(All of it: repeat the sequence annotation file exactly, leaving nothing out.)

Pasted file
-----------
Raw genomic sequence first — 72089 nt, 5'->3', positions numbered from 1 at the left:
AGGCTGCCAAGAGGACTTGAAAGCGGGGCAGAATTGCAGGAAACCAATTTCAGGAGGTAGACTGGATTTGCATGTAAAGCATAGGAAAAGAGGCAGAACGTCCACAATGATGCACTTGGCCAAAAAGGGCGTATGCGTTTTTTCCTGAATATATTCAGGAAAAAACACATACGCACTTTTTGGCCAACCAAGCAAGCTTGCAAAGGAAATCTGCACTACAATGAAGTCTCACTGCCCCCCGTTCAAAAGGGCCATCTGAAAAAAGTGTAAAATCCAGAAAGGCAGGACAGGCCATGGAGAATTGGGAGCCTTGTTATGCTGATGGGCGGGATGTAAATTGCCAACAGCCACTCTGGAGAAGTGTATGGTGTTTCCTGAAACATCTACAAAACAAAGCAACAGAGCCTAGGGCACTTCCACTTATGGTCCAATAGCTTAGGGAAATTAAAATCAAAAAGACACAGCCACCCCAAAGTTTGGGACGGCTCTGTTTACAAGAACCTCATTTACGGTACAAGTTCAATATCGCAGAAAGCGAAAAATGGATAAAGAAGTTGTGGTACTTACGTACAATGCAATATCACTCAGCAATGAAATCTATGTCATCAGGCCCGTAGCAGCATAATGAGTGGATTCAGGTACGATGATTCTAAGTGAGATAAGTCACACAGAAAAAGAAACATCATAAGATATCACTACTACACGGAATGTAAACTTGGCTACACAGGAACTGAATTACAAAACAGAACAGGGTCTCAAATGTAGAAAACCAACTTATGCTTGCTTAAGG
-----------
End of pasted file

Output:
Raw genomic sequence first — 72089 nt, 5'->3', positions numbered from 1 at the left:
AGGCTGCCAAGAGGACTTGAAAGCGGGGCAGAATTGCAGGAAACCAATTTCAGGAGGTAGACTGGATTTGCATGTAAAGCATAGGAAAAGAGGCAGAACGTCCACAATGATGCACTTGGCCAAAAAGGGCGTATGCGTTTTTTCCTGAATATATTCAGGAAAAAACACATACGCACTTTTTGGCCAACCAAGCAAGCTTGCAAAGGAAATCTGCACTACAATGAAGTCTCACTGCCCCCCGTTCAAAAGGGCCATCTGAAAAAAGTGTAAAATCCAGAAAGGCAGGACAGGCCATGGAGAATTGGGAGCCTTGTTATGCTGATGGGCGGGATGTAAATTGCCAACAGCCACTCTGGAGAAGTGTATGGTGTTTCCTGAAACATCTACAAAACAAAGCAACAGAGCCTAGGGCACTTCCACTTATGGTCCAATAGCTTAGGGAAATTAAAATCAAAAAGACACAGCCACCCCAAAGTTTGGGACGGCTCTGTTTACAAGAACCTCATTTACGGTACAAGTTCAATATCGCAGAAAGCGAAAAATGGATAAAGAAGTTGTGGTACTTACGTACAATGCAATATCACTCAGCAATGAAATCTATGTCATCAGGCCCGTAGCAGCATAATGAGTGGATTCAGGTACGATGATTCTAAGTGAGATAAGTCACACAGAAAAAGAAACATCATAAGATATCACTACTACACGGAATGTAAACTTGGCTACACAGGAACTGAATTACAAAACAGAACAGGGTCTCAAATGTAGAAAACCAACTTATGCTTGCTTAAGG